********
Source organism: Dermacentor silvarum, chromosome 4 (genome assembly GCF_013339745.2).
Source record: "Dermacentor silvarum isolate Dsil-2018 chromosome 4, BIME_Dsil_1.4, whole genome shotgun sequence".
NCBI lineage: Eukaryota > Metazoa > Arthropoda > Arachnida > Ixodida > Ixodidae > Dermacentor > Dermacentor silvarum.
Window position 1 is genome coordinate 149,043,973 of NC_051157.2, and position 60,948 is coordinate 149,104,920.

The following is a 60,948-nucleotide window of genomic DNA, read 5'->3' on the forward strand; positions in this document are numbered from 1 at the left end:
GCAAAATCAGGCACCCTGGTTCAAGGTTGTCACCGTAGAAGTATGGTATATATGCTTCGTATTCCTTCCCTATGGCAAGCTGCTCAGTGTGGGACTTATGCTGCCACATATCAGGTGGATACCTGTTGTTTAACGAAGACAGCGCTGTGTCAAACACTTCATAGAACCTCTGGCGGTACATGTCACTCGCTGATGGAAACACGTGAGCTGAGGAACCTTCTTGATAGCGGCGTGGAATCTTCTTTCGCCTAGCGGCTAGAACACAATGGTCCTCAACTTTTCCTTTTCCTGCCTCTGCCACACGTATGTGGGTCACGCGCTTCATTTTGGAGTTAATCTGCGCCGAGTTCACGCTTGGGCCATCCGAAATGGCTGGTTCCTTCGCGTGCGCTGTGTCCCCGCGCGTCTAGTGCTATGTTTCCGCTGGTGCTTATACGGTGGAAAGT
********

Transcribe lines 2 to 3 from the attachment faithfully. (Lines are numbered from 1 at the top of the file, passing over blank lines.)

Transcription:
Source record: "Dermacentor silvarum isolate Dsil-2018 chromosome 4, BIME_Dsil_1.4, whole genome shotgun sequence".
NCBI lineage: Eukaryota > Metazoa > Arthropoda > Arachnida > Ixodida > Ixodidae > Dermacentor > Dermacentor silvarum.